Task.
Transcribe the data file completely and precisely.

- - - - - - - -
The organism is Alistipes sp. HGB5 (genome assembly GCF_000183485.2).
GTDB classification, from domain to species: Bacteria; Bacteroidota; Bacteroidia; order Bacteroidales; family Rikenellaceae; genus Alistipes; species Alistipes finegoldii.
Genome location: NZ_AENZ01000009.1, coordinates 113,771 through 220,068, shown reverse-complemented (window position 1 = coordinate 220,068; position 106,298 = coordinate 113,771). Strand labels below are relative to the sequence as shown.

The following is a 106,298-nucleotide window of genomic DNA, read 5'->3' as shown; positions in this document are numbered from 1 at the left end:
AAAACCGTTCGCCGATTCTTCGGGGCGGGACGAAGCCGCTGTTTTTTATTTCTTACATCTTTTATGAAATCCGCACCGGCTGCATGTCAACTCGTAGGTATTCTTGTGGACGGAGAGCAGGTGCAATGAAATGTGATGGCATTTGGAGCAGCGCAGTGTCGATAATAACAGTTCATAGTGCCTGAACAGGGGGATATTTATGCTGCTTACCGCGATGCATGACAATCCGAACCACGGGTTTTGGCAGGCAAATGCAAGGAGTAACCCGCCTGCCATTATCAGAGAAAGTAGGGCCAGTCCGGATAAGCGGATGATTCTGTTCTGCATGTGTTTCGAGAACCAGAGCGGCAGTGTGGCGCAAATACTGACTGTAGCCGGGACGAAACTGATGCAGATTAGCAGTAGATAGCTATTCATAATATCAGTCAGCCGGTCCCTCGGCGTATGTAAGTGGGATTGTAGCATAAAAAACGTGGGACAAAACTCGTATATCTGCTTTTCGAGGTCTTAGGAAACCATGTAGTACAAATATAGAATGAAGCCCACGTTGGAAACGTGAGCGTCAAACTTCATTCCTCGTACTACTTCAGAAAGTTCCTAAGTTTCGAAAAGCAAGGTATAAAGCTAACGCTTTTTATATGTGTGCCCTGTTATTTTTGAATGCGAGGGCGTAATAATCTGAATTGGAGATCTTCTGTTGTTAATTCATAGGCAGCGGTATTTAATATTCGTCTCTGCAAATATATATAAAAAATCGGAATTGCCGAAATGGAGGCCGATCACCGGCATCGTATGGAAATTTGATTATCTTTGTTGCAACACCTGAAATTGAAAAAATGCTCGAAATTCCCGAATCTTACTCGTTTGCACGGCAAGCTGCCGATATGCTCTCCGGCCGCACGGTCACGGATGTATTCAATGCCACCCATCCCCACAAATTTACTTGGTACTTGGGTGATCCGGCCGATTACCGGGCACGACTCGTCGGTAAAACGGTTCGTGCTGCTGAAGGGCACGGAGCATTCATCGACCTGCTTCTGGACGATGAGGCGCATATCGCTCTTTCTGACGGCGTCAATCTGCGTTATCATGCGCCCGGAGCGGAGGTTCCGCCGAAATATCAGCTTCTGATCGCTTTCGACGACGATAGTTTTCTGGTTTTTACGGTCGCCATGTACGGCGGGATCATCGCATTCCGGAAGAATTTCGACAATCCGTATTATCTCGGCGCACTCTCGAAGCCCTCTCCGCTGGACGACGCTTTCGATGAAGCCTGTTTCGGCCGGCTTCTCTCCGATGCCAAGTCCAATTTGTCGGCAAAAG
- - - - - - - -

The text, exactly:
The organism is Alistipes sp. HGB5 (genome assembly GCF_000183485.2).
GTDB classification, from domain to species: Bacteria; Bacteroidota; Bacteroidia; order Bacteroidales; family Rikenellaceae; genus Alistipes; species Alistipes finegoldii.
Genome location: NZ_AENZ01000009.1, coordinates 113,771 through 220,068, shown reverse-complemented (window position 1 = coordinate 220,068; position 106,298 = coordinate 113,771). Strand labels below are relative to the sequence as shown.

The following is a 106,298-nucleotide window of genomic DNA, read 5'->3' as shown; positions in this document are numbered from 1 at the left end:
AAAACCGTTCGCCGATTCTTCGGGGCGGGACGAAGCCGCTGTTTTTTATTTCTTACATCTTTTATGAAATCCGCACCGGCTGCATGTCAACTCGTAGGTATTCTTGTGGACGGAGAGCAGGTGCAATGAAATGTGATGGCATTTGGAGCAGCGCAGTGTCGATAATAACAGTTCATAGTGCCTGAACAGGGGGATATTTATGCTGCTTACCGCGATGCATGACAATCCGAACCACGGGTTTTGGCAGGCAAATGCAAGGAGTAACCCGCCTGCCATTATCAGAGAAAGTAGGGCCAGTCCGGATAAGCGGATGATTCTGTTCTGCATGTGTTTCGAGAACCAGAGCGGCAGTGTGGCGCAAATACTGACTGTAGCCGGGACGAAACTGATGCAGATTAGCAGTAGATAGCTATTCATAATATCAGTCAGCCGGTCCCTCGGCGTATGTAAGTGGGATTGTAGCATAAAAAACGTGGGACAAAACTCGTATATCTGCTTTTCGAGGTCTTAGGAAACCATGTAGTACAAATATAGAATGAAGCCCACGTTGGAAACGTGAGCGTCAAACTTCATTCCTCGTACTACTTCAGAAAGTTCCTAAGTTTCGAAAAGCAAGGTATAAAGCTAACGCTTTTTATATGTGTGCCCTGTTATTTTTGAATGCGAGGGCGTAATAATCTGAATTGGAGATCTTCTGTTGTTAATTCATAGGCAGCGGTATTTAATATTCGTCTCTGCAAATATATATAAAAAATCGGAATTGCCGAAATGGAGGCCGATCACCGGCATCGTATGGAAATTTGATTATCTTTGTTGCAACACCTGAAATTGAAAAAATGCTCGAAATTCCCGAATCTTACTCGTTTGCACGGCAAGCTGCCGATATGCTCTCCGGCCGCACGGTCACGGATGTATTCAATGCCACCCATCCCCACAAATTTACTTGGTACTTGGGTGATCCGGCCGATTACCGGGCACGACTCGTCGGTAAAACGGTTCGTGCTGCTGAAGGGCACGGAGCATTCATCGACCTGCTTCTGGACGATGAGGCGCATATCGCTCTTTCTGACGGCGTCAATCTGCGTTATCATGCGCCCGGAGCGGAGGTTCCGCCGAAATATCAGCTTCTGATCGCTTTCGACGACGATAGTTTTCTGGTTTTTACGGTCGCCATGTACGGCGGGATCATCGCATTCCGGAAGAATTTCGACAATCCGTATTATCTCGGCGCACTCTCGAAGCCCTCTCCGCTGGACGACGCTTTCGATGAAGCCTGTTTCGGCCGGCTTCTCTCCGATGCCAAGTCCAATTTGTCGGCAAAAG